This is a third jacket here designed specifically for climbing.  Mine is an XL.  It showed up here when I was 50# heavier and needed a XL!  Thankfully not an XL today if the sizing/pattern is reasonable.  At least I can generally wear and climb in anything now that is a US Large with no complaints. (I know that might be hard to believe as I write all this negative stuff about some really nice soft shell jackets!)  Reading another online review last year I caught their reviewer raving about this jacket.  At the time I was NOT impressed by the jacket or the review.  
And I should have been.  Jacket is climbing specific.  It is a pull over which I really like because of the simplicity.  But even back then the thing fit me like a sack.  Patagonia is known (at least known at Cold Thistle and my closet as a terrible fit)  as having some really funky patterns and sizing.  The Knifeblade has really long arms and a decently long body.  I think back now and realise that it was the first jacket I had seen (or would review) that had I'll call a "technical climbing specific" fit.  The Gamma MX had been my go to soft shell and while a great jacket for climbing it didn't have extra long arms or a extra long body as some of the newer jackets do now. 
Some how it seemed to work fine climbing though.  I never knew I was missing anything...not sure I am convinced now!
So when the written review I saw didn't mention either..long sleeves or long body I was thinking the author had simply been bought off by the "free" gear.  Call me cynical as I am still not totally clear on that.  But the Knifeblade jacket really is impressive in use.  See it in the store hanging on the rack or try one on and you may not think so.  I certainly didn't.
But given a chance in use, the Knifeblade really did shine though.  Remember I don't want to notice my gear?  I never noticed the Knifeblade from day one.  Day one for me and a Knifeblade was a nasty bit of water fall ice that was falling down around me.  1st pitch was sketchy but seemed doable.  2nd pitch plan was make it to a fixed pin at 60' and hopefully at least one decent screw on vertical ice.  I clipped the pin (actual BD knifeblade of course) while water was running down every where around me.  I wasn't sure my partner would have ice to climb on in a few minutes.  I jerked on the sling and out came the pin.  Quick! Bail time before I fall off!  Down climbing that disintegrating mess was the best lead I had last year.  Best lead in some time.   I had most of these soft shells I am writing about with me for that trip.  I ended up climbing a lot in the Knifeblade after failing on that climb.  It doesn't look like much.  Fit is dismal but the basics are all there and the fabric does everything they claim.  I like this light weight a lot.  It became my favorite cragging jacket of the bunch.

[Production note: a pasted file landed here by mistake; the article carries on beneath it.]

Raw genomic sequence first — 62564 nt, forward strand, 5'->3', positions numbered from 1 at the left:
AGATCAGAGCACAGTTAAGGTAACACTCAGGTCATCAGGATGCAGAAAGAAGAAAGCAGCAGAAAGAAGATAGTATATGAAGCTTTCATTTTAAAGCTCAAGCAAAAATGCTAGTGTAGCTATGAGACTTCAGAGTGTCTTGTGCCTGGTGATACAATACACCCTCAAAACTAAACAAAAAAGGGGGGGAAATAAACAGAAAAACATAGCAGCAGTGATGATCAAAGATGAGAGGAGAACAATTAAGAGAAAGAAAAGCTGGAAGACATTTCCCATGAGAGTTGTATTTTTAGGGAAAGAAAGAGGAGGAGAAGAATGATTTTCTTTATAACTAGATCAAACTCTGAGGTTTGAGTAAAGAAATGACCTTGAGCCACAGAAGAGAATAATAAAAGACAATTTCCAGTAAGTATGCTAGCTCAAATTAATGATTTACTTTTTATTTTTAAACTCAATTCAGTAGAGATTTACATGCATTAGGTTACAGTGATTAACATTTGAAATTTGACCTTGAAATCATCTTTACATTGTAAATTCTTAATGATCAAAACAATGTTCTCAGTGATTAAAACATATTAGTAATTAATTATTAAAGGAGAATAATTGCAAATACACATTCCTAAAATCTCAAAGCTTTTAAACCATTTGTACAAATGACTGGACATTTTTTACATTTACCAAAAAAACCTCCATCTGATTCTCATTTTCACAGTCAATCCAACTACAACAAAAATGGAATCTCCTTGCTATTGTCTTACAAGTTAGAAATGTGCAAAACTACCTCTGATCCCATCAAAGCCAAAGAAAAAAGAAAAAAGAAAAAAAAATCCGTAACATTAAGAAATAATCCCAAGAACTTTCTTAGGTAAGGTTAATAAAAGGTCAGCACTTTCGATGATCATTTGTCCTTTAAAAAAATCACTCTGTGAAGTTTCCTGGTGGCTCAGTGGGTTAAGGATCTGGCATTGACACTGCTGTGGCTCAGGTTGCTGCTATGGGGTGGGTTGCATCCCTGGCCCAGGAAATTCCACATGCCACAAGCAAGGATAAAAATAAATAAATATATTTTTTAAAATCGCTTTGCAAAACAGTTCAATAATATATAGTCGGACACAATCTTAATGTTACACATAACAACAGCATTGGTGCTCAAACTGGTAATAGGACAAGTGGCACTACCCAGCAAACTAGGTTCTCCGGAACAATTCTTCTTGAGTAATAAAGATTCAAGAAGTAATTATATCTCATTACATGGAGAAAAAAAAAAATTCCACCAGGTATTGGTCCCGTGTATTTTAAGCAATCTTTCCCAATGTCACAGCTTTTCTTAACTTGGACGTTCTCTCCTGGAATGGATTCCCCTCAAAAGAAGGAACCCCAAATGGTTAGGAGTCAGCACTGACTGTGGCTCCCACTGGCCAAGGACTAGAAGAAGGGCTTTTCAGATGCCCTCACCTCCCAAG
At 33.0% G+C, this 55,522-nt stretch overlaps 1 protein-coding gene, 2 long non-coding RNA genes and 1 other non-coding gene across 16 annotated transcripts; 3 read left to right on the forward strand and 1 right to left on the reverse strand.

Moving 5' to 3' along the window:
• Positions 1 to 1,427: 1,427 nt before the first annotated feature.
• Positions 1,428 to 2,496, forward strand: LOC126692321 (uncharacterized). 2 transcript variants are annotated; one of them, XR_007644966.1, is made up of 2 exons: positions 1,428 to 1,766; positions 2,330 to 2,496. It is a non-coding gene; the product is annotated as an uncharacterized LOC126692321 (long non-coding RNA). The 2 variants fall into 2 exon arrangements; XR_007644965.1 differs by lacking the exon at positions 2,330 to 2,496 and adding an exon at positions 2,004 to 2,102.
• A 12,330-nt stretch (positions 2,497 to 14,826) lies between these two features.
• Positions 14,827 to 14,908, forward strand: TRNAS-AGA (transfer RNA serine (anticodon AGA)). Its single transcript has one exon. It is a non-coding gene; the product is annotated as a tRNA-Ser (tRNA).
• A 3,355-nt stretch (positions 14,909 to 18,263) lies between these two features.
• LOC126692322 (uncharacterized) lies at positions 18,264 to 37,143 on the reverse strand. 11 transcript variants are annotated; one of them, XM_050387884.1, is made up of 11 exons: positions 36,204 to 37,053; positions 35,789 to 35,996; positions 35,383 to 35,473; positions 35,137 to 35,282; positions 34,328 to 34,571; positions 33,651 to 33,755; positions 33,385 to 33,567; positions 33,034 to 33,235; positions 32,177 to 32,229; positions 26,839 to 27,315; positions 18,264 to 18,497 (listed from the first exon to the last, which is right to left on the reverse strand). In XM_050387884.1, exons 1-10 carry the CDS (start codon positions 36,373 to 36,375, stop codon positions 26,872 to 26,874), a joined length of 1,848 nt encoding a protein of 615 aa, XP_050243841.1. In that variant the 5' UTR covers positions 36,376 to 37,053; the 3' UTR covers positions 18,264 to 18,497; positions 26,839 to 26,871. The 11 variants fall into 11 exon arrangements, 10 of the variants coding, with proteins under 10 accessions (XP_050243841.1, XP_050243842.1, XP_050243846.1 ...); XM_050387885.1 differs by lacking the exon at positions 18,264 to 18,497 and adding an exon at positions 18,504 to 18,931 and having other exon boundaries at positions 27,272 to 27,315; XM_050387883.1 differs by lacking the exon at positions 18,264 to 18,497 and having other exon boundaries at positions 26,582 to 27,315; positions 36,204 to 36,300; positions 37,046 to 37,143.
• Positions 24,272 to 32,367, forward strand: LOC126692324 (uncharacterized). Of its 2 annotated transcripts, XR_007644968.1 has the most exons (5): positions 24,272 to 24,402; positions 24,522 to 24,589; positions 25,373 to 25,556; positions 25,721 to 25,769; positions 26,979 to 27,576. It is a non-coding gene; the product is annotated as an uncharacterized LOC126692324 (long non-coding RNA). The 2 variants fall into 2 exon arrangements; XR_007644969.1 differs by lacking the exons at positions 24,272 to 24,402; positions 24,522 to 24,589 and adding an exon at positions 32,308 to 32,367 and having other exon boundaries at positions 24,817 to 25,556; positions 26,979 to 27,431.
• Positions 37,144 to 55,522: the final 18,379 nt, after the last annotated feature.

Outdoor Research Axiom $375 13.6oz / 386g Lg (soft shell?)*
"Outdoor Research jacket is made with premium 3-layer 20D Gore-Tex® ACTIVE SHELL fabric to block out rain, snow and sleet while letting body vapor escape to keep you dry inside."
Ya, OK, this one I *think* Outdoor Research actually lists as a hard shell. But trust me on this..if the Patagonia Knifeblade is a soft shell the Axiom is as well.  The Knifeblade uses Polartec Power Shield Pro.  The Axiom uses a even lighter weight  3-layer 20D Gore-Tex® ACTIVE SHELL fabric.  In hand and actual feel there is a noticeable but very little difference.  In use the materials seem to me every bit as capable as its competitor.  Although the Polartec material offers more stretch.  The Axiom has plenty to spare I think.  Worth noting here I am making a side by side comparison of the Knifeblade that I really like and the Axion.  I think the pattern, fit and detailing is better on the Axiom.  Mine is a size Large.  And while the Knifeblade XL fits me like a sack, I can't use a Large Knifeblade from Patagonia.  The Large is just too tight over all.  remember I said Patagonia sizing is "off" for me.  Good example here on the Knifeblade.  If Goldilocks's ice climbed she would like the Axiom, because it is "just right".  I like it too.  
The Axiom's sleeves have the extra length required.  I know long wonder if my arms are deformed with the Axiom as I can actually bend my elbows with a layer or two on under this shell.  (soft or hard?!)  And a trick Velcro closure on the cuff.  It really is "trick" and works better than most.  Simple but great design effort.  I like that the side pockets vent into the body of the jacket for ventilation if required.  I like the chest pocket.  And the length is long enough, but not too long to bunch up or get in the way without a harness.  As a shell this was one of the favorites last year comparing it to all the shells we (Doug Lee and I) tested.  It likely would have been a favorite for ice cragging as well...if I had bothered to take it.  It was a "hard shell"  after all!  So it stayed home on several trips this spring.  I have no clue what the durability of the Goretex  ACTIVE SHELL fabric is but as a cross over from soft shell to a full hard shell level of weather protection this is a stellar jacket.  It has the only hood that rivals (and may be betters) the Arcteryx hood pattern domination.  For anyone that wants to really cut weight (13.6 oz in a Large) and  needs full weather protection this is the only jacket in the review that will do everything I asked of a good climbing jacket and has sizing through out the pattern that is "normal".  I'd give my eye teeth to have this one in a stretchy and insulated  Neoshell for the added warmth.   Lacking that option I can certainly live with this one as my only climbing "soft shell".